Thursday, November 25, 2010

Thanksgiving Report

"Why do we eat turkeys at Thanksgiving, Mom?" Anda said.


"Yeah," Caleb said. "They didn't have them at the first Thanksgiving. They ate deer that the Indians brought." He knows, too, because he just studied that era in his US History course.

I'm glad I didn't have to dress and cook a deer. That is something out of my ability and experience.

But I did manage a turkey today. We were given a 20-lb turkey, and one of my old mission companions has a cooking blog and recommended that you put a couple of peeled carrots, sticks of celery, and a quartered onion into the cavity of the turkey before you cook it.

I got everything ready yesterday, and I took her advice. Then popped the thing, stuffed with veggies, seasoned with salt, pepper, and garlic powder, in the fridge overnight. I considered baking it a day early, but it turned out that the large baking pan is with the muffin tins, pot lids, and blender pitcher: lost in the still-packed stuff in the garage. So Tim had to get home with the car and buy me one of those foil pans so I could bake the turkey.

So it sat in onion fumes all night, and then I got up early and baked it.

Just at the end, I got to talk to my parents in Portugal via Skype (whoever invented Skype deserves the greatest thanks!). That was wonderful, even though I felt bad keeping them awake so I could talk to them. It's 7 or 8 hours different there, so I end up talking to them past their bedtime sometimes! Anyway, turkey came out of the oven.

At it turned out to the best turkey I've ever made. Seriously. Maybe one of the best I've ever tasted, even (and my mom and sis-in-law both make KILLER turkeys!).  It was tender (because for once I didn't overcook it!), and the meat was perfectly flavored. Enough so that I wanted to eat more later, and I'm not usually too fond of turkey.

It was the first dinner we've had in a year where I didn't look over the meal and watch it all disappear and then say, "It's not going to be much longer before I have to double all these recipes to feed all these boys!" There was actually enough on the table for the whole family plus another family our size. Or more.  And I was consciously trying to keep it conservative (so we didn't do two of every kind of food, or double any of the recipes....there's just a lot of expected dishes for Thanksgiving when you add a fruit, and a veggie, and jello, and meat, and bread, and stuffing, and potatoes....lots of starches, actually.)

Even keeping it all fairly simple, it was really literally all I could do to make it all and get it on the table--and we skipped the pies. The kids and Tim cleaned up and set the table, and Tim took care of all the hungry kids pre-meal snacks (veggies, canned pears, olives....stuff). I think just standing in front of the mixer for that long wiped me out. I had to keep using it, washing out the one mixer bowl, and mixing something else in it. Over and over--bread, pudding, cake, whipped cream, mashed potatoes, etc.  One thing after another. Thank goodness you can beat a KitchenAid up for an hour strait and it barely even gets warm!

Kids seemed happy with the feast, and Tim and I got full, so I guess it was a successful Thanksgiving. Each of the big kids actually came to me privately and asked to help, even without being prompted by Tim (since he was out of town). That was really sweet. And they willingly (eagerly) sat and talked about things they were thankful for during the meal. (I, personally, was thankful I didn't have to try to get that all together with a newborn!).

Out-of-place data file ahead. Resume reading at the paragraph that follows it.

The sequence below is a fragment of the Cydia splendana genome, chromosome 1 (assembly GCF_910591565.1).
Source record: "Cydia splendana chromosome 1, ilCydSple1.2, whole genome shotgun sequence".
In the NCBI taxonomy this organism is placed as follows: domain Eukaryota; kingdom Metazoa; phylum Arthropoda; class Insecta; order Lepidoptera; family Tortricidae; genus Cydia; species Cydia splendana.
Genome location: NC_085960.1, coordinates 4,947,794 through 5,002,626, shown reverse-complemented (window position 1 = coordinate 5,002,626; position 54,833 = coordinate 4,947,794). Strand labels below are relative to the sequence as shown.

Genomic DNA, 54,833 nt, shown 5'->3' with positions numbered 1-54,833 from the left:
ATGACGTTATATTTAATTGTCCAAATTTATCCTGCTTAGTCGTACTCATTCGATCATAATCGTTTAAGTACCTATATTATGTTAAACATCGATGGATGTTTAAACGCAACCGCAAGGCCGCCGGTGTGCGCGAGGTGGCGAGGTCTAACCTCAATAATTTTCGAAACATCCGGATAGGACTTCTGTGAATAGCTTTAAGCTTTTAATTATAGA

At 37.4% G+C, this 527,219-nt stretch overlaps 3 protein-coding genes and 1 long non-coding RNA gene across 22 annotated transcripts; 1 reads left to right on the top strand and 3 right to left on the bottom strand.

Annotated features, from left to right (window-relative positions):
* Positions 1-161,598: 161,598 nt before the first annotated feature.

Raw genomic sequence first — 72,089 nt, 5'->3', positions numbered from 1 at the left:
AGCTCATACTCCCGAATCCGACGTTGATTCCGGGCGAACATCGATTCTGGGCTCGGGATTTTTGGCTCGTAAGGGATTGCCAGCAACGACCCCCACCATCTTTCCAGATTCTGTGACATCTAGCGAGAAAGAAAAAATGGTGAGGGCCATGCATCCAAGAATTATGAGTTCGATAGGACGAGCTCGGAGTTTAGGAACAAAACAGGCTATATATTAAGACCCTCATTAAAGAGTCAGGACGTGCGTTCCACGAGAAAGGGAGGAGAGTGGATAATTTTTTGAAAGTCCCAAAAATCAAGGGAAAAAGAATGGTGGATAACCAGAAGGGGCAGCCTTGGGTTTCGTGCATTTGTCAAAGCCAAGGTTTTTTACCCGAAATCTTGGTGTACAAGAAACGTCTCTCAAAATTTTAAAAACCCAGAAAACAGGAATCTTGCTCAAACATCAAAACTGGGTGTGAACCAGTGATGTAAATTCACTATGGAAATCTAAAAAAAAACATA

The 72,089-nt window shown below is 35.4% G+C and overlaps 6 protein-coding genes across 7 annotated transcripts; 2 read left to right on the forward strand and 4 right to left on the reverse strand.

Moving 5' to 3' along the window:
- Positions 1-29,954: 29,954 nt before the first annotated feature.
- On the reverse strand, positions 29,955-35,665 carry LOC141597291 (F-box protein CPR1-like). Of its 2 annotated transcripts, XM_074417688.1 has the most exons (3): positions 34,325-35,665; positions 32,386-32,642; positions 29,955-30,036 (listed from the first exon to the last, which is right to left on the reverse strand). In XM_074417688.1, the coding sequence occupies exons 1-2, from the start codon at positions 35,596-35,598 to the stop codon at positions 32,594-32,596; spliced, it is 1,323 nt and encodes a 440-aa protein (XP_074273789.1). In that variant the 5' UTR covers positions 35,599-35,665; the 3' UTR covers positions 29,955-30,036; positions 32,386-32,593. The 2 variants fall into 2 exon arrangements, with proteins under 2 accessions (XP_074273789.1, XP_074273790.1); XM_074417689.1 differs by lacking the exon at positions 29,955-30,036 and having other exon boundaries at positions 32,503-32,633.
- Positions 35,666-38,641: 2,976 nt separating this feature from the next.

After our "feast," we rested a few minutes and then headed over to a good friend's house for an evening of desserts and chatter with some of our favorite people in the area. There were 18 kids there (oddly, a family with one, a family with 2, two families with 3, a family with 4, and a family with 5...), ranging in age from a few months old to 12 or 13, so it was a riotous good time for the kids. And I can't think of anything I like more than gathering with a bunch of smart people and talking to them. REALLY fun for me. (Thank you, Laura, for doing all that EXTRA work to open your house to us all on a busy work-day for Moms!).

Came home and chatted with several of my siblings on the phone, and the kids talked to a few of their cousins. Then I ran out of time, so I didn't get to talk to everyone before it was much much too late to call. But it was joyful talking to my family that way.

And I guess it was a successful holiday. The kids are satisfied. Tim seems happy. I'm happy. Isn't that what it's all about?

Happy Thanksgiving, all.

1 comment:

Brooke said...

I remember reading that in the 17th century, it was common to refer to things that were fancy and exotic as "Turkish," (the way we sometimes still describe fancy things as French -- french toast, etc.). Thus, it's likely that the Mayflower pilgrims simply called all native birds they found in Massachusetts as "turks" or "turkeys" -- a generic term for a foreign looking bird. How that term was narrowed to refer to just one kind of bird, and why the popular imagination believes that that bird is the only thing consumed at the 1621 harvest festival, is owing completely to the vagaries of history.

Anyway. I thought your kids might like this explanation (it all comes from a New Yorker article published about 4-5 years ago which I'm too lazy to look up).